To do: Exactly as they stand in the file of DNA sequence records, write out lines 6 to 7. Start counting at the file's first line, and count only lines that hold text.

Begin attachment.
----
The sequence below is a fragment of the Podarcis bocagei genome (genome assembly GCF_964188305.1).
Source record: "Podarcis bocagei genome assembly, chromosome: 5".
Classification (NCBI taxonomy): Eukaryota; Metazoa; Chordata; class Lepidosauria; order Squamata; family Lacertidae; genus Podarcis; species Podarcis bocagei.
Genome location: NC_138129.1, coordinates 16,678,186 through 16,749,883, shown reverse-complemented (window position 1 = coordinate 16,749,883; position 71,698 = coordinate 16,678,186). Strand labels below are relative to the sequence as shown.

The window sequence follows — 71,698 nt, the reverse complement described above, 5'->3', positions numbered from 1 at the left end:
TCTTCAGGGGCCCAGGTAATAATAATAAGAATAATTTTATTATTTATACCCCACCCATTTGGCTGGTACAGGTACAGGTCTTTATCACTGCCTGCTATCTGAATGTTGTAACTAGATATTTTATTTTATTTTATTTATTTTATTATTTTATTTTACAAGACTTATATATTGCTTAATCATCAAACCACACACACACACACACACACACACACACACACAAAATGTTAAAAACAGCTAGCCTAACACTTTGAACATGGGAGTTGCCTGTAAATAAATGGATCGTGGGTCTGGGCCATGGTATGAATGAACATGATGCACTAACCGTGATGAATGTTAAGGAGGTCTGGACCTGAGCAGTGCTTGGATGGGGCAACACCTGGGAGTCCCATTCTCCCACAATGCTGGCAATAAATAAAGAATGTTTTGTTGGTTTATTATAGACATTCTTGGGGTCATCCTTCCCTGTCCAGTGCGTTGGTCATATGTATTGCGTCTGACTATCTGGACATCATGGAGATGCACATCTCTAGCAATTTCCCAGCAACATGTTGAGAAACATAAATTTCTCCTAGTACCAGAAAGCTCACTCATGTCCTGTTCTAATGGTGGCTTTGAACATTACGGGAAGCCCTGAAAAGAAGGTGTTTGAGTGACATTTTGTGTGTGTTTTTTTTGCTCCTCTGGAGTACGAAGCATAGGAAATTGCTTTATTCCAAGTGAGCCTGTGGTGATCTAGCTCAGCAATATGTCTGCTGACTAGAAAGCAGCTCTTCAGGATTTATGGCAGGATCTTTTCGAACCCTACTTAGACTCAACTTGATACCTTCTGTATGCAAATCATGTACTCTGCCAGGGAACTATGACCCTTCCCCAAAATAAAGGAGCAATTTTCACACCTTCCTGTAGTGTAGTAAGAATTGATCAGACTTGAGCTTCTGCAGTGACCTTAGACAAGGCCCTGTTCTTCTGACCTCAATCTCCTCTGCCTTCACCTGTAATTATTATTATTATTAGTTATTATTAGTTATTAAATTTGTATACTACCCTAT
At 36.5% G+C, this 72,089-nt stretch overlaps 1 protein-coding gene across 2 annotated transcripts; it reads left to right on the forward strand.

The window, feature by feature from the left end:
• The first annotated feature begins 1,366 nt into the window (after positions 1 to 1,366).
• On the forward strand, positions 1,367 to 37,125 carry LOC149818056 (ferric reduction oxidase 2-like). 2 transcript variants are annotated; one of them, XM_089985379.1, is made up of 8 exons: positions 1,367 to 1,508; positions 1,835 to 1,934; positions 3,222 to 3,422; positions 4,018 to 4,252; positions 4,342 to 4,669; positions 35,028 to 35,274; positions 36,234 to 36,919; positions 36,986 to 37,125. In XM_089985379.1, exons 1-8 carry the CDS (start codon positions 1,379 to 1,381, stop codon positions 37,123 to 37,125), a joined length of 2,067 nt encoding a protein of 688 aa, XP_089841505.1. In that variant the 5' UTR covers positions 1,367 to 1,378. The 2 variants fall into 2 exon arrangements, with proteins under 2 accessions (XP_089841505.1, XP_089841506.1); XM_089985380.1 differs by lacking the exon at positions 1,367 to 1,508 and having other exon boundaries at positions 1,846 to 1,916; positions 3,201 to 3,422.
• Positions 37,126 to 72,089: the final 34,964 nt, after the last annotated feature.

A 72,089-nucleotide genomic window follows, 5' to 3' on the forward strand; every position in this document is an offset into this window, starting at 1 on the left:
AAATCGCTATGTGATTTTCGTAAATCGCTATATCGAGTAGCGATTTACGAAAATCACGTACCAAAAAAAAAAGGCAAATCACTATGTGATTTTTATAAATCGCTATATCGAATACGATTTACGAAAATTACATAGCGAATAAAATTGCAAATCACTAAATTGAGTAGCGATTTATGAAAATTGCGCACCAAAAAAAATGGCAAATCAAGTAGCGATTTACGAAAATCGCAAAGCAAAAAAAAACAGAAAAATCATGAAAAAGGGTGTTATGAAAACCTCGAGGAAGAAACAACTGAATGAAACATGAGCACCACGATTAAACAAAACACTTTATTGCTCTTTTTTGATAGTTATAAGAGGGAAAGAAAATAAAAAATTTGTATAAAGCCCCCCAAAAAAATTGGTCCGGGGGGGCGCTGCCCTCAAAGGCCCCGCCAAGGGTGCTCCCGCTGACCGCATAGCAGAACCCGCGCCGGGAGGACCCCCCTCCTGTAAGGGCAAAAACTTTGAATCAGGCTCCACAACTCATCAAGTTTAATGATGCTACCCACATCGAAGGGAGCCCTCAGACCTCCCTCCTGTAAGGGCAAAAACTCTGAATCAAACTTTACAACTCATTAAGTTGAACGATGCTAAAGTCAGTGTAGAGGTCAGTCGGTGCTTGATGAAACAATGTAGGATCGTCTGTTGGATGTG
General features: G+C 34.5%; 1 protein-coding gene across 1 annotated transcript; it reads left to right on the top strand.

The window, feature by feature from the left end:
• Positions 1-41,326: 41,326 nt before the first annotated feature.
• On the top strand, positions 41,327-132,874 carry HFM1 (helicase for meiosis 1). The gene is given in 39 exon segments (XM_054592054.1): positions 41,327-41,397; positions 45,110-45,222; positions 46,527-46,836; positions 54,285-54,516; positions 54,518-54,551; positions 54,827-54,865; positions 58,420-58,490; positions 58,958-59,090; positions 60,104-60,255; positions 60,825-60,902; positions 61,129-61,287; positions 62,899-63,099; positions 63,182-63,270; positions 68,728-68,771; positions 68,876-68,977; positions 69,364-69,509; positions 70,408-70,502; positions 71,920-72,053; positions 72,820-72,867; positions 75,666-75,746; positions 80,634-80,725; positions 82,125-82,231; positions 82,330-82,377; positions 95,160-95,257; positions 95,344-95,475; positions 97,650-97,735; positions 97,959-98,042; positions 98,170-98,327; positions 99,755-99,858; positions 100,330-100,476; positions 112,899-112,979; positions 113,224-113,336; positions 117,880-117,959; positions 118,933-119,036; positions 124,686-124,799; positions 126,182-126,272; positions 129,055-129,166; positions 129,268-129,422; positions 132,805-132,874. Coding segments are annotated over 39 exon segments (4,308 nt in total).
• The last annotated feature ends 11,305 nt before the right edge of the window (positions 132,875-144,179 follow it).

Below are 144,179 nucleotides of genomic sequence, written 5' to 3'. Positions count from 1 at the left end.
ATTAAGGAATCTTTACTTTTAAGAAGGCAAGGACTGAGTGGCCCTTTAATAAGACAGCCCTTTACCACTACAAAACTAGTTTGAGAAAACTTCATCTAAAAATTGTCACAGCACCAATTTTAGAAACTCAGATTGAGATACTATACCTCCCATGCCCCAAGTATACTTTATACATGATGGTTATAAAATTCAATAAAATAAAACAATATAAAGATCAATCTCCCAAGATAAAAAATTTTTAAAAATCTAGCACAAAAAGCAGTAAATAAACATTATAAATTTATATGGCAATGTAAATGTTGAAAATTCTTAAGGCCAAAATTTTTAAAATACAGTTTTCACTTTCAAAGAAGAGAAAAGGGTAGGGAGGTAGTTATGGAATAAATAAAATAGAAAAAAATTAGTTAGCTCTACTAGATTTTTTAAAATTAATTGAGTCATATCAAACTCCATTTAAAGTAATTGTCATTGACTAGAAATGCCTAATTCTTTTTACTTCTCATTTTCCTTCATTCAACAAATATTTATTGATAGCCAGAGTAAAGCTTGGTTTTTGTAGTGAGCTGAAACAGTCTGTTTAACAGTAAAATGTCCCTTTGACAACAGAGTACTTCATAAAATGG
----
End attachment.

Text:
TCTTCAGGGGCCCAGGTAATAATAATAAGAATAATTTTATTATTTATACCCCACCCATTTGGCTGGTACAGGTACAGGTCTTTATCACTGCCTGCTATCTGAATGTTGTAACTAGATATTTTATTTTATTTTATTTATTTTATTATTTTATTTTACAAGACTTATATATTGCTTAATCATCAAACCACACACACACACACACACACACACACACACACAAAATGTTAAAAACAGCTAGCCTAACACTTTGAACATGGGAGTTGCCTGTAAATAAATGGATCGTGGGTCTGGGCCATGGTATGAATGAACATGATGCACTAACCGTGATGAATGTTAAGGAGGTCTGGACCTGAGCAGTGCTTGGATGGGGCAACACCTGGGAGTCCCATTCTCCCACAATGCTGGCAATAAATAAAGAATGTTTTGTTGGTTTATTATAGACATTCTTGGGGTCATCCTTCCCTGTCCAGTGCGTTGGTCATATGTATTGCGTCTGACTATCTGGACATCATGGAGATGCACATCTCTAGCAATTTCCCAGCAACATGTTGAGAAACATAAATTTCTCCTAGTACCAGAAAGCTCACTCATGTCCTGTTCTAATGGTGGCTTTGAACATTACGGGAAGCCCTGAAAAGAAGGTGTTTGAGTGACATTTTGTGTGTGTTTTTTTTGCTCCTCTGGAGTACGAAGCATAGGAAATTGCTTTATTCCAAGTGAGCCTGTGGTGATCTAGCTCAGCAATATGTCTGCTGACTAGAAAGCAGCTCTTCAGGATTTATGGCAGGATCTTTTCGAACCCTACTTAGACTCAACTTGATACCTTCTGTATGCAAATCATGTACTCTGCCAGGGAACTATGACCCTTCCCCAAAATAAAGGAGCAATTTTCACACCTTCCTGTAGTGTAGTAAGAATTGATCAGACTTGAGCTTCTGCAGTGACCTTAGACAAGGCCCTGTTCTTCTGACCTCAATCTCCTCTGCCTTCACCTGTAATTATTATTATTATTAGTTATTATTAGTTATTAAATTTGTATACTACCCTAT
At 36.5% G+C, this 72,089-nt stretch overlaps 1 protein-coding gene across 2 annotated transcripts; it reads left to right on the forward strand.